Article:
a Random forest classifier for prediction of gene-body sequence features relevant for transcription rate fold-changes in human NEURTT and in cortical brain samples of the mouse Mecp2 y/-. Percent accuracy (Y-axis) of transcription rate fold-change predictions in human NEURTT (b) or mouse Mecp2 y/- (c) considering different gene-body sequence features. L = gene-body length; 2-mers and 6-mers= 2 and 6-nucleotide sequence elements, respectively; CA/CG = number of CA or CG di-nucleotides; mCA/mCG= methylated CA and CGs; + sign denotes combinations of two or more sequence features. Error bars depict 95% CI and are estimated from approximately 400 genes for human and 500 for mice. Log2 fold-change for each gene is derived from 4 independent replicates (30 minutes and 1 h) for human and 10 replicates for mice. d Top combinations of dinucleotides contributing to the full prediction accuracy described in b and c. Accuracy increases to the maximum when a specific combination of three dinucleotides is used. Similar behavior is observed between human (left) and mouse (right) datasets. Each point (accuracy) is estimated from approximately 400 genes for human and 500 for mice. The log2 fold-change for each gene is derived from 4 independent replicates (30 minutes and 1 h) for human and 10 replicates for mice. e Top combinations of three dinucleotides contributing to the full prediction model. Predictive di-nucleotides conserved between human and mouse are denoted in bold fonts in the human column. Panels b, c, d, and e were created with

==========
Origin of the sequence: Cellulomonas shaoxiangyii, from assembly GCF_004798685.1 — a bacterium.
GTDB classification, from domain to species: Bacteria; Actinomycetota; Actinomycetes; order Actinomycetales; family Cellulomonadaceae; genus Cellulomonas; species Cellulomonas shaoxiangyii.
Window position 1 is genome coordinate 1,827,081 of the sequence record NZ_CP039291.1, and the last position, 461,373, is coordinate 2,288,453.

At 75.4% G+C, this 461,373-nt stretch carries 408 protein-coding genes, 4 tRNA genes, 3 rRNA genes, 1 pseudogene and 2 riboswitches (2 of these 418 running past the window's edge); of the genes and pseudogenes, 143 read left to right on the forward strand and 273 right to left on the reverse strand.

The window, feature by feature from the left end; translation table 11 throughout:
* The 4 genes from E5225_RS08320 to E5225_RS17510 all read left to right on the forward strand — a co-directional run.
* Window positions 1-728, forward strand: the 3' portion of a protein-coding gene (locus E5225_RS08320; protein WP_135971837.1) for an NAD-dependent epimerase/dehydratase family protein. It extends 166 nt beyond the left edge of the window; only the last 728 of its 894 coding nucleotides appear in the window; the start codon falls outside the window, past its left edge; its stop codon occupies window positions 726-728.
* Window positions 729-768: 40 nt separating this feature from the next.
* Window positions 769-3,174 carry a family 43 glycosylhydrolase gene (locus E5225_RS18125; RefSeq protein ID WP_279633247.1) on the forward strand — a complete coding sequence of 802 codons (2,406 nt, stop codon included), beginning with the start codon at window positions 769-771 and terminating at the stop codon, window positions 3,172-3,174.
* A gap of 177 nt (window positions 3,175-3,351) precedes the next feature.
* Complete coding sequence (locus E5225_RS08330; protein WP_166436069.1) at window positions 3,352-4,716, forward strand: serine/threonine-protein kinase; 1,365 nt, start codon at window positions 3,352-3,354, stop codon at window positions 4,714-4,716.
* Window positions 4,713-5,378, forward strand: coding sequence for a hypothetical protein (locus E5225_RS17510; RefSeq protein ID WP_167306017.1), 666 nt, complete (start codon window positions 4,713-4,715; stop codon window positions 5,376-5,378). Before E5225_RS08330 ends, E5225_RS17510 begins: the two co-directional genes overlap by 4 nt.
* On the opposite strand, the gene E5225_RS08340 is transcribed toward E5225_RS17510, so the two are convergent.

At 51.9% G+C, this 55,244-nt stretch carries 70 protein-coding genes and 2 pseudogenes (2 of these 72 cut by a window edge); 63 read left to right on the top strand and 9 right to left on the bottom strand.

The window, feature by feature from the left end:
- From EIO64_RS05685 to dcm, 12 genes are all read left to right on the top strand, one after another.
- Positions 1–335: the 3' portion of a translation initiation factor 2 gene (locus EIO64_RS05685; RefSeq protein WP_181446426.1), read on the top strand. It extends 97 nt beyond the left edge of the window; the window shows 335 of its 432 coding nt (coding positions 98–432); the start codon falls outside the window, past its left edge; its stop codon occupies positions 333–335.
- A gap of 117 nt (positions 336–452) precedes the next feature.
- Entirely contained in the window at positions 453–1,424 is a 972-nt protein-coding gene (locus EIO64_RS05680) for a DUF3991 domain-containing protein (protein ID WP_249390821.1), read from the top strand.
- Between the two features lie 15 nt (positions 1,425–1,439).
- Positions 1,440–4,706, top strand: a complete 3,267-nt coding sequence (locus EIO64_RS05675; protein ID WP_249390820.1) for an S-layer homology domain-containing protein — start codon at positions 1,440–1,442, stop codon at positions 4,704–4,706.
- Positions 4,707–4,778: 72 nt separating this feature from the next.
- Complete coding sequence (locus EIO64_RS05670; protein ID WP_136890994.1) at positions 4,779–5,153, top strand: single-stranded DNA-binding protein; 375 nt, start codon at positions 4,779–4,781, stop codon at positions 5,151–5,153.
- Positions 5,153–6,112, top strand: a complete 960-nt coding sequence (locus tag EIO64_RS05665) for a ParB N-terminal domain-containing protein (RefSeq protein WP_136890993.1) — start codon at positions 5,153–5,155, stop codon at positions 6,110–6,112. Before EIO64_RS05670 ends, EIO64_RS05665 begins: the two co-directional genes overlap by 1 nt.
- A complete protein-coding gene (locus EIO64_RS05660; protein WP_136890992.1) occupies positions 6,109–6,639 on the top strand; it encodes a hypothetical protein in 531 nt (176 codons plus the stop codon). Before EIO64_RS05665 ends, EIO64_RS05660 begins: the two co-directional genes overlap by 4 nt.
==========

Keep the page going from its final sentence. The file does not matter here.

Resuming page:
To test the combined dinucleotide-based predictive model in an orthogonal in vivo system, we trained a classifier model on the data from Boxer et al. which also includes cytosine methylation quantification (Fig. 1i)9. In the adult mouse brain, our model captured gene-body length and mCA fraction as predicting whether a gene is transcriptionally up-regulated in the absence of Mecp2 (Fig. S2E, F). However, these models do not discern whether a gene is transcriptionally down-regulated, nor discriminate up- versus down-regulated genes (Fig. S2E, F). In contrast, the gene-body dinucleotide frequencies captured the direction of most transcriptional dysregulation in the Mecp2 y/- mouse, with lower accuracy predicted by the CDS and UTR separately, an effect that was independent of gene-body length (Figs. 2c and S2G–I). Surprisingly, combining CA/CG frequencies had less predictive accuracy than combinations of remaining dinucleotides (2-mers) independent of their methylation status (Figs. 2c, S2G–I). To investigate which dinucleotide or combinations thereof were responsible for the high predictive accuracy of transcription rate changes in RTT neurons, we repeated the classifier model considering single or multiple dinucleotide combinations. The classifier found that specific combinations of three dinucleotides reached the predictive accuracy of the full model for both human and mouse even though the specific combinations of three dinucleotides were different across species (Fig. 2d, e). Taken together, the classifier models of fetal stage human neurons and adult mouse brain indicate that combined frequencies of three dinucleotides that include non-CA/non-CG dinucleotides contribute to the direction of transcription rate modulation mediated by MECP2.